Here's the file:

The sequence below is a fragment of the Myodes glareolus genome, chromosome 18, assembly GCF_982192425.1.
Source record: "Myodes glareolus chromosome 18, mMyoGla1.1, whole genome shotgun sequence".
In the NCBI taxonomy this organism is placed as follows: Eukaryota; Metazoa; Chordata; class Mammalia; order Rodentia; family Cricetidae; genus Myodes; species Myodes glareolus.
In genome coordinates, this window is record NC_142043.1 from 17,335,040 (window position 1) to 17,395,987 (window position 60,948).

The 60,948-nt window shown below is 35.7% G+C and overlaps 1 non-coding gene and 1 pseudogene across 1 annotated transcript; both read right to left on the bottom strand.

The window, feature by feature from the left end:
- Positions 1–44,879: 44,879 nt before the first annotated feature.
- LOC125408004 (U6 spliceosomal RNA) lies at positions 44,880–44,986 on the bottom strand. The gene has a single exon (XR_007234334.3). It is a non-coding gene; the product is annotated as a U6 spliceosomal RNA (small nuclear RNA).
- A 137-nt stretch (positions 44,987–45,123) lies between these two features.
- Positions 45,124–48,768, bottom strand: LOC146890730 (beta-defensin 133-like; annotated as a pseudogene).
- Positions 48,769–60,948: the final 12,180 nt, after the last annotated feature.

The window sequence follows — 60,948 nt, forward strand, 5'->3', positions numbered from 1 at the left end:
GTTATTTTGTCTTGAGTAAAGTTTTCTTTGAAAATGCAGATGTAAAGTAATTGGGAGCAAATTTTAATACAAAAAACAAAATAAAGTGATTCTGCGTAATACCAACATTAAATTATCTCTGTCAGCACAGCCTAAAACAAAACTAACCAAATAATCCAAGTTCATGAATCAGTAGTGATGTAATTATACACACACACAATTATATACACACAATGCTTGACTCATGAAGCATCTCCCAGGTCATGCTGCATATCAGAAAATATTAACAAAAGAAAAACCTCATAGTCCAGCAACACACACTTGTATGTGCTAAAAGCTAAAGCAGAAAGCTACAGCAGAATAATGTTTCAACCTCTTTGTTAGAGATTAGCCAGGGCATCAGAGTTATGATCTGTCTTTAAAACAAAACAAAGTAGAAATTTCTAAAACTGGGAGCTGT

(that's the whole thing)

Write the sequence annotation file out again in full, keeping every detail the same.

The sequence below is a fragment of the Myodes glareolus genome, chromosome 18, assembly GCF_982192425.1.
Source record: "Myodes glareolus chromosome 18, mMyoGla1.1, whole genome shotgun sequence".
In the NCBI taxonomy this organism is placed as follows: Eukaryota; Metazoa; Chordata; class Mammalia; order Rodentia; family Cricetidae; genus Myodes; species Myodes glareolus.
In genome coordinates, this window is record NC_142043.1 from 17,335,040 (window position 1) to 17,395,987 (window position 60,948).

The 60,948-nt window shown below is 35.7% G+C and overlaps 1 non-coding gene and 1 pseudogene across 1 annotated transcript; both read right to left on the bottom strand.

The window, feature by feature from the left end:
- Positions 1–44,879: 44,879 nt before the first annotated feature.
- LOC125408004 (U6 spliceosomal RNA) lies at positions 44,880–44,986 on the bottom strand. The gene has a single exon (XR_007234334.3). It is a non-coding gene; the product is annotated as a U6 spliceosomal RNA (small nuclear RNA).
- A 137-nt stretch (positions 44,987–45,123) lies between these two features.
- Positions 45,124–48,768, bottom strand: LOC146890730 (beta-defensin 133-like; annotated as a pseudogene).
- Positions 48,769–60,948: the final 12,180 nt, after the last annotated feature.

The window sequence follows — 60,948 nt, forward strand, 5'->3', positions numbered from 1 at the left end:
GTTATTTTGTCTTGAGTAAAGTTTTCTTTGAAAATGCAGATGTAAAGTAATTGGGAGCAAATTTTAATACAAAAAACAAAATAAAGTGATTCTGCGTAATACCAACATTAAATTATCTCTGTCAGCACAGCCTAAAACAAAACTAACCAAATAATCCAAGTTCATGAATCAGTAGTGATGTAATTATACACACACACAATTATATACACACAATGCTTGACTCATGAAGCATCTCCCAGGTCATGCTGCATATCAGAAAATATTAACAAAAGAAAAACCTCATAGTCCAGCAACACACACTTGTATGTGCTAAAAGCTAAAGCAGAAAGCTACAGCAGAATAATGTTTCAACCTCTTTGTTAGAGATTAGCCAGGGCATCAGAGTTATGATCTGTCTTTAAAACAAAACAAAGTAGAAATTTCTAAAACTGGGAGCTGT